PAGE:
Parties at odds over political posters
By Our Parliamentary correspondent, campaignlive.co.uk, Friday, 07 December 2007 12:00AM
Labour and the Tories have clashed over whether poster campaigns by political parties should be banned in the run-up to general elections.
The threat to posters has emerged as a result of the scandal over Labour's secret £600,000 donations from the property developer David Abrahams.
The parties are to reopen talks on a new agreement for political funding, which will mean a big cut in election budgets.
Labour has floated the idea of an outright ban on posters.
Hazel Blears, the communities secretary, said: "At the moment, we and the Tories spend £6 million or £7 million on billboards. We all know they don't really affect the way people vote, so let's do away with them."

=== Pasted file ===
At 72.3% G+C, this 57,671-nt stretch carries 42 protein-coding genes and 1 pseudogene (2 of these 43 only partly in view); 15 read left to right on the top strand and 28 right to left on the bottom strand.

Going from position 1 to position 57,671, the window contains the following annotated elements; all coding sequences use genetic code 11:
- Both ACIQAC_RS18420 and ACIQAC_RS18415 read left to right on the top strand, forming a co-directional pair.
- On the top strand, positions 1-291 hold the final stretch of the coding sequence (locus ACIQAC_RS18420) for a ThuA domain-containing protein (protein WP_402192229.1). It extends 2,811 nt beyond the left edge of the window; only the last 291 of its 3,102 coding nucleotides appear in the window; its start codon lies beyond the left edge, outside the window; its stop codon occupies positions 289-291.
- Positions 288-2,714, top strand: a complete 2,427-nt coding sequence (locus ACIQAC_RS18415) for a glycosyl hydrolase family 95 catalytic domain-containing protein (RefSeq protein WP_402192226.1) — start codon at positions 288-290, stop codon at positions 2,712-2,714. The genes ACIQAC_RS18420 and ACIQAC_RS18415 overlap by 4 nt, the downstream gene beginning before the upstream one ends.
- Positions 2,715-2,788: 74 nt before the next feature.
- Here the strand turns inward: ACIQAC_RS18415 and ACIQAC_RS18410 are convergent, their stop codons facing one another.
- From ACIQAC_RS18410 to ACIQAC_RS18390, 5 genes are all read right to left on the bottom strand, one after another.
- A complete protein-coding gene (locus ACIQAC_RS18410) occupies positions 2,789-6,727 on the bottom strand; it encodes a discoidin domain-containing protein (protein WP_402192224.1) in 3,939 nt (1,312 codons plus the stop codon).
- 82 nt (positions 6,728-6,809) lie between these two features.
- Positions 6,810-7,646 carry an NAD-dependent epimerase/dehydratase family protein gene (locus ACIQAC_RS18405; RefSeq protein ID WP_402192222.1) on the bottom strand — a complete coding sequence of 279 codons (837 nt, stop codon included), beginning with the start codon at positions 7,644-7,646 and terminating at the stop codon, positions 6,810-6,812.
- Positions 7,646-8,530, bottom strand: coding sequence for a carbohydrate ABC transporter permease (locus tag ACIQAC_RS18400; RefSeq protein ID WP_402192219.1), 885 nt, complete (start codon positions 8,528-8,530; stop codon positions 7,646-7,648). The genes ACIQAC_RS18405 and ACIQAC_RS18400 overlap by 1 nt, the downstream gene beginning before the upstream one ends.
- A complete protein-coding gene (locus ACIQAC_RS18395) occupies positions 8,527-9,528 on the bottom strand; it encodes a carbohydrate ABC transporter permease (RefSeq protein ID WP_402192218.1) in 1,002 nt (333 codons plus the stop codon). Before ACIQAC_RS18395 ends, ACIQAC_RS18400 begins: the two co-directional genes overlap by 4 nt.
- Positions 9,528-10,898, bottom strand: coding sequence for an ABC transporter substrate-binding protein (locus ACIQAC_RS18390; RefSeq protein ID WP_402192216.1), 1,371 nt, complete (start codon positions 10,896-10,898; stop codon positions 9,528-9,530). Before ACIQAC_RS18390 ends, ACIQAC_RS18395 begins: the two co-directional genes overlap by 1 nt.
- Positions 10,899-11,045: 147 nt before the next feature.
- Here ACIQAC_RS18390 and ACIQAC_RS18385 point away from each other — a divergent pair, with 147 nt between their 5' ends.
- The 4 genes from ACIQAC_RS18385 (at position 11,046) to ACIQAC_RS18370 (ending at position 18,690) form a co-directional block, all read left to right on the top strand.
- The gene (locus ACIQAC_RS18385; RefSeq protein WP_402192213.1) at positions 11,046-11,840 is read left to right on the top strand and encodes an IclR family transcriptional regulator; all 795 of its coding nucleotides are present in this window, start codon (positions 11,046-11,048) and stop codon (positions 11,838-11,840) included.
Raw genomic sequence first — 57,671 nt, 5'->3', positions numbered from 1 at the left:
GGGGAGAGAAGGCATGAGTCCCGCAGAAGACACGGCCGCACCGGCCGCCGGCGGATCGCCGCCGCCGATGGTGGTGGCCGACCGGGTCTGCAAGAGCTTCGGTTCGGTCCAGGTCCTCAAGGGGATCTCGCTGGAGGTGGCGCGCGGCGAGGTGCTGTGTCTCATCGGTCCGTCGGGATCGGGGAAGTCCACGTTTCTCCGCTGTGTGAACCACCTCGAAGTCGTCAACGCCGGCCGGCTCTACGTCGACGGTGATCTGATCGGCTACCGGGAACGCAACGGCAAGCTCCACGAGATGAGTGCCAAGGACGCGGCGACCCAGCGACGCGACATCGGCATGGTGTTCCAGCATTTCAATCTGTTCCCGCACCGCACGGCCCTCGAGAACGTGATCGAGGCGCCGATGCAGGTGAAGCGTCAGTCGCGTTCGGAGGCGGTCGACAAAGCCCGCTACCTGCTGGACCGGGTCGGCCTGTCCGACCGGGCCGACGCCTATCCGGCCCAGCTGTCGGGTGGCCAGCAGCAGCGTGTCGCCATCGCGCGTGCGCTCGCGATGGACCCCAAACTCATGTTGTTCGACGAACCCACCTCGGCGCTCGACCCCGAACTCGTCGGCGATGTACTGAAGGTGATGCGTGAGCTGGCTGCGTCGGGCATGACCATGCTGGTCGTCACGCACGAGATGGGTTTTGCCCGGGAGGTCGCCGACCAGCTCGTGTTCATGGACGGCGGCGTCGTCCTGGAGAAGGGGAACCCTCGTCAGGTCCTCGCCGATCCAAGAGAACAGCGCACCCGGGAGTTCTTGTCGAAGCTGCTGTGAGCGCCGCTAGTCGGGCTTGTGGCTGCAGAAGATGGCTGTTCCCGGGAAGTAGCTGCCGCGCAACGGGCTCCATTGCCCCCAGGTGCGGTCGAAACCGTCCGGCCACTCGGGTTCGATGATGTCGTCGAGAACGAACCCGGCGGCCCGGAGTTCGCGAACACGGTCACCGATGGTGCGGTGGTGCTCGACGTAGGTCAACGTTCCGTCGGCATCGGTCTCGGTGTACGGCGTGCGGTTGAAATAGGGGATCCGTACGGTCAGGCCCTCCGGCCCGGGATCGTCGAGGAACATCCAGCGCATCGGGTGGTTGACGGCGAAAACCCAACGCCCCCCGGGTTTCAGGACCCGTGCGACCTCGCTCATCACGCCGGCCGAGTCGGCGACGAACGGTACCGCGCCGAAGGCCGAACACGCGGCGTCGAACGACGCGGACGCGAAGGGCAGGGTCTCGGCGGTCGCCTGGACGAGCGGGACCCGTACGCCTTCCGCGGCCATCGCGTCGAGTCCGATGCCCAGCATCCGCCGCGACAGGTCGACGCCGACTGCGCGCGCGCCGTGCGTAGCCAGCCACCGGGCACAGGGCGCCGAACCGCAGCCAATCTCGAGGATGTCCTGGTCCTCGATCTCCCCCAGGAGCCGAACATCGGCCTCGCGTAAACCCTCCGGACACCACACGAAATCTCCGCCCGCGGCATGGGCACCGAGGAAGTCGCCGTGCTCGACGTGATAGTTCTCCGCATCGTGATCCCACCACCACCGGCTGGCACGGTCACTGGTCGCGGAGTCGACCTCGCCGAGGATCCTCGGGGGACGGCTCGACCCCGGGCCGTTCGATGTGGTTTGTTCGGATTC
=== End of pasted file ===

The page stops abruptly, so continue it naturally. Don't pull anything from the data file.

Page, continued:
But David Cameron, the Tory leader, said: "Billboards are not always expensive. To start saying you can advertise on the internet and in a newspaper but not on a billboard would be ridiculous."
He added that a "tough and tight" cap on election spending would drive down poster budgets.
Although the Government will outline proposals to curb spending shortly, ministers are unlikely to propose a total ban on posters without Tory support. However, all parties are likely to cut their spending on billboards sharply to meet new spending limits.
This article was first published on campaignlive.co.uk
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